Few things bring the spirit of Christmas into our lives more than music. To help invite that spirit, here’s a brief history of two Christmas hymns—“Joy to the World” and “Silent Night”—that can bring added meaning to your Christmas celebrations this season.
“Joy to the World”
Text: Isaac Watts (1674–1748);
altered by William W. Phelps (1792–1872; LDS)
Music: George F. Handel (1685–1759);
arranged by Lowell Mason (1792–1872)
Tune name: ANTIOCH
Ever since Emma Smith included it in her hymnal of 1835, this energetic and dignified hymn has been a favorite among Latter-day Saints. Today we follow the practice of the rest of the Christian world in using it mainly as a Christmas carol.
But this hymn has also served a second purpose: it is clear that William W. Phelps’s intention was to adapt it as a millennial hymn. The early Saints loved to sing of the millennium, and with some changes in verb tense—such as “The Lord will come” (rather than is come)—and a few other alterations, William W. Phelps made it suitable for that purpose. It is interesting that Isaac Watts’s original title for the hymn suggests this millennial spirit: “The Messiah’s Coming and Kingdom.”
The 1985 hymnal returned to the traditional verb tense in the opening line—”the Lord is come”—preserving the more common Christmas message. Other changes made by William W. Phelps have been retained, however, such as the line popular among members of the Church: “And Saints and angels sing” (rather than “heaven and nature”).
George F. Handel and Lowell Mason share credit for the remarkable melody. (Note how the first phrase is nothing more than a descending major scale!) How Lowell Mason arrived at the tune is not perfectly clear, but it is possible that he brought together two melodic suggestions from Handel’s Messiah. First was the opening of “Lift Up Your Heads”:
This phrase suggested the first measures of “Joy to the World.” And the first measures of the accompaniment to the tenor aria “Comfort Ye My People” became a later passage in “Joy to the World”:
Lowell Mason himself gave principal credit to George F. Handel; when he published “Joy to the World” in Occasional Psalms (1836), he marked it “Arr. from Handel.” We do not know for sure why he named the tune ANTIOCH; he took Bible names almost at random for his tunes.
Text: Joseph Mohr (1792–1848);
translated by John F. Young (1820–1885)
Music: Franz Gruber (1787–1863)
Tune name: STILLE NACHT
The holy child and his mother, the shepherds, the angelic hosts— the scenes from the scriptural account of the Nativity are referred to only in the briefest way in this beloved Christmas hymn. Yet the peaceful, familiar melody evokes the entire scene. As we sing, our hearts and memories fill in what is missing, and our sense of that sacred night is complete.
It is amazing to realize that this best-known of all Christmas carols was virtually an “instant hymn.” The words were written, set to music, and first performed all in a single day. Though fanciful stories often spring up over the years about popular hymns, the account that is often told of the writing of “Silent Night” can in fact be documented as historical. This carol was written in an attempt to make the best of a musical emergency when the organ of a small Austrian church broke down on the morning of Christmas Eve.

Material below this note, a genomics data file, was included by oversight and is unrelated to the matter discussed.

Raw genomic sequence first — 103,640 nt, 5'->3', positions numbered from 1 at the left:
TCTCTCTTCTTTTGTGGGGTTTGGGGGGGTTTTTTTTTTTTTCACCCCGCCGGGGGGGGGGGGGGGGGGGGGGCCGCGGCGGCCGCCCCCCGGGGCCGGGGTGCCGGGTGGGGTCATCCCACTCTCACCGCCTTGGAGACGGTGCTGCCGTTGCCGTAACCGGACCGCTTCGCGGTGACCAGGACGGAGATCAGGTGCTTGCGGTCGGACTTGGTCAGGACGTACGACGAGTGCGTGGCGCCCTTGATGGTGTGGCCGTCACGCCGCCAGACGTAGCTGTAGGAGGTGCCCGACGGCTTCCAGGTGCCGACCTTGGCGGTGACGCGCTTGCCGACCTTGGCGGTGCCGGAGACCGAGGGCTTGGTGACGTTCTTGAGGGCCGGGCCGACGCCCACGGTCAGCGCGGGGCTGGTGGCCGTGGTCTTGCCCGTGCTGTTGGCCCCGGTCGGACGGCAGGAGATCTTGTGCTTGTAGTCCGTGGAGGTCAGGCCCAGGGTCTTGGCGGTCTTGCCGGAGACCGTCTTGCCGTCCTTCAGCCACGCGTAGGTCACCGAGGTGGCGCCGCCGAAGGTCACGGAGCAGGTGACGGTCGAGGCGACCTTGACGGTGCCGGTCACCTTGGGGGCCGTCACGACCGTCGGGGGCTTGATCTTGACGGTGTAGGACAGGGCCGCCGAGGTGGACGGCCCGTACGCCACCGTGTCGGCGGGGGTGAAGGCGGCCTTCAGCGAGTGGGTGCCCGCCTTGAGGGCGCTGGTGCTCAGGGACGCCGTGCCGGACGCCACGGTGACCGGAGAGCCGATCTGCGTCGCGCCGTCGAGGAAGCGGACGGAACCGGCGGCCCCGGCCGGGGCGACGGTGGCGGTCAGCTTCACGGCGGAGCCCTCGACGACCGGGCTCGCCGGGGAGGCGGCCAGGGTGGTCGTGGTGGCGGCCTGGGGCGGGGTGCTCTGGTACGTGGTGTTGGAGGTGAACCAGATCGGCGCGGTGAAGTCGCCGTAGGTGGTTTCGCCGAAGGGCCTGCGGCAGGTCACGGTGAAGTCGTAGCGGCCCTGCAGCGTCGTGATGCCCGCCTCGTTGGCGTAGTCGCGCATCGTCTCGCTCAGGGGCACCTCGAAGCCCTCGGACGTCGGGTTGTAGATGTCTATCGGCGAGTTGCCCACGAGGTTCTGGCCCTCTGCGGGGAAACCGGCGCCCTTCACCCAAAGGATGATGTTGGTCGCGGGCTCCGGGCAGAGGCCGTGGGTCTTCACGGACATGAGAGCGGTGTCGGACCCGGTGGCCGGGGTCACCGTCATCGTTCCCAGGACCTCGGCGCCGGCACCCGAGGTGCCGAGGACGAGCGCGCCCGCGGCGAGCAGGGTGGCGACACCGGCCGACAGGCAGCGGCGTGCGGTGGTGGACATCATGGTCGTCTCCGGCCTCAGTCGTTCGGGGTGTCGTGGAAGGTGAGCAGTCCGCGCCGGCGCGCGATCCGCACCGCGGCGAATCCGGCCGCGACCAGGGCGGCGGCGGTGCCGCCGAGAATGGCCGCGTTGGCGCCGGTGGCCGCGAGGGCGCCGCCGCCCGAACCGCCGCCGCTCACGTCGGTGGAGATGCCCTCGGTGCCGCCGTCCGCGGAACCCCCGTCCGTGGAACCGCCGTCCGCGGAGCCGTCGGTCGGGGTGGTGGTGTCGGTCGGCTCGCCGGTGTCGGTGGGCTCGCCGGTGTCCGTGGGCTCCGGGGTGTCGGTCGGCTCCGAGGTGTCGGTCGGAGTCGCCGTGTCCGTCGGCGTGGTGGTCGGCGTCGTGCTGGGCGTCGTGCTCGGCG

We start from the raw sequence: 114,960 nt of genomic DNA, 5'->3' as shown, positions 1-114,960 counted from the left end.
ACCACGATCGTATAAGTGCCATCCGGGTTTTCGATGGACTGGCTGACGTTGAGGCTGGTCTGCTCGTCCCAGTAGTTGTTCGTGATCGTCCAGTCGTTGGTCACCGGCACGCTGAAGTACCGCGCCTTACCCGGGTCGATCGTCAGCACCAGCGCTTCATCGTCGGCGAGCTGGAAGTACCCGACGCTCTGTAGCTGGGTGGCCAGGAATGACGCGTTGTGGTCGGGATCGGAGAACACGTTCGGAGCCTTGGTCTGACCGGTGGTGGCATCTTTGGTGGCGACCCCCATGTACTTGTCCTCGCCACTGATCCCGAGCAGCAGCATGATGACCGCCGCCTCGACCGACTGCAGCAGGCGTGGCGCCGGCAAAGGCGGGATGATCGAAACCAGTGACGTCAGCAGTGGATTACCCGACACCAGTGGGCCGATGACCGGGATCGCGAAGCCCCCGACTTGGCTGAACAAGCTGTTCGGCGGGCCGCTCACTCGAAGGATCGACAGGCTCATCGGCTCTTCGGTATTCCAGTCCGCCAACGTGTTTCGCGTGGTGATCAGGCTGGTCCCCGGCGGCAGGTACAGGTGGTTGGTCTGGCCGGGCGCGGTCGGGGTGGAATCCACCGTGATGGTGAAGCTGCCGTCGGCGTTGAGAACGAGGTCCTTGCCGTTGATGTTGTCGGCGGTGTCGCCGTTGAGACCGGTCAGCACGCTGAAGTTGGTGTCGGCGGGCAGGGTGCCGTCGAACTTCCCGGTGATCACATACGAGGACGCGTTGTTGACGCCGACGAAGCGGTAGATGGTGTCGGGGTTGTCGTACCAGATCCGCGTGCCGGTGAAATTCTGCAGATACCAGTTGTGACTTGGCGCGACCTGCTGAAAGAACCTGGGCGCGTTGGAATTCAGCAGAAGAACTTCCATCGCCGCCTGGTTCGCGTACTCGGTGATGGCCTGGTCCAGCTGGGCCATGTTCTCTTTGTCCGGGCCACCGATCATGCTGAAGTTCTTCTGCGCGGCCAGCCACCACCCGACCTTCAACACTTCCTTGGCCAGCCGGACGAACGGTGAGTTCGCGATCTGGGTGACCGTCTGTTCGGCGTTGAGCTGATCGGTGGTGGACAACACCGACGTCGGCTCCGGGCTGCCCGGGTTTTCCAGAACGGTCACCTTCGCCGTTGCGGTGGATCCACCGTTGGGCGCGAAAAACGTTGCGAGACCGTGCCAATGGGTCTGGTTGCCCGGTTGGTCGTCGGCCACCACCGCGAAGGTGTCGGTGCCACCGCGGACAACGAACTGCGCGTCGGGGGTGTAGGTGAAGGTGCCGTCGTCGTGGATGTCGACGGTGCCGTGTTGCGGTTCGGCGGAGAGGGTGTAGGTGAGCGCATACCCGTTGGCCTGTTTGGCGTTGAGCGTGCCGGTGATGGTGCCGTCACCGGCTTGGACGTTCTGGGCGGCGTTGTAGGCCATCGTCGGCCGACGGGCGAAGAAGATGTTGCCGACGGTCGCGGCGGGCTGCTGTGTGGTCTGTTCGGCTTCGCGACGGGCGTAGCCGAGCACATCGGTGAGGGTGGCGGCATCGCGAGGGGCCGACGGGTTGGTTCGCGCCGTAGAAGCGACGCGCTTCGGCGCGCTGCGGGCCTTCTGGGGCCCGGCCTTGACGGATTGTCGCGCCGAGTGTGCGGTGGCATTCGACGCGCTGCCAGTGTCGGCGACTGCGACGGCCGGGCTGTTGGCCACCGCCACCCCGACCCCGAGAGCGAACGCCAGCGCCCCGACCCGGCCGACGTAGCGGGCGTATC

On December 24, 1818, Father Joseph Mohr, the assistant parish priest at the St. Nikolaus Catholic Church in Oberndorf, Austria, decided to write a new hymn for the evening service. Because the church organ could not be repaired in time, he needed a Christmas hymn that the organist, Franz Gruber, could accompany on his guitar. He took the words to Franz Gruber, who wrote the music, and the two of them sang the hymn at the evening service, with the choir joining in on the last two lines.
The carol’s fame spread far faster than that of its creators. Traveling musicians soon popularized it throughout Europe and the United States, and the tune was attributed to many different composers, including Mozart! But in 1854, Franz Gruber wrote a public letter setting the record straight and establishing proper credit for himself and Father Joseph Mohr. The original hymn text was quite a bit longer; today English- speaking congregations use the first, sixth, and second verses of the original. The translator was John Freeman Young (1820–1885), an American Episcopal bishop. The tune, also, has been changed somewhat from Franz Gruber’s original melody.
The tune name, STILLE NACHT, is from the first two words of the original German hymn, meaning “quiet night.”
Prepared with the cooperation and assistance of the General Music Committee of the Church, this companion to the hymnbook gives brief biographies of the authors and composers of the hymns, the stories of the hymns themselves, and an account of changes that may have occurred in the words or in the music.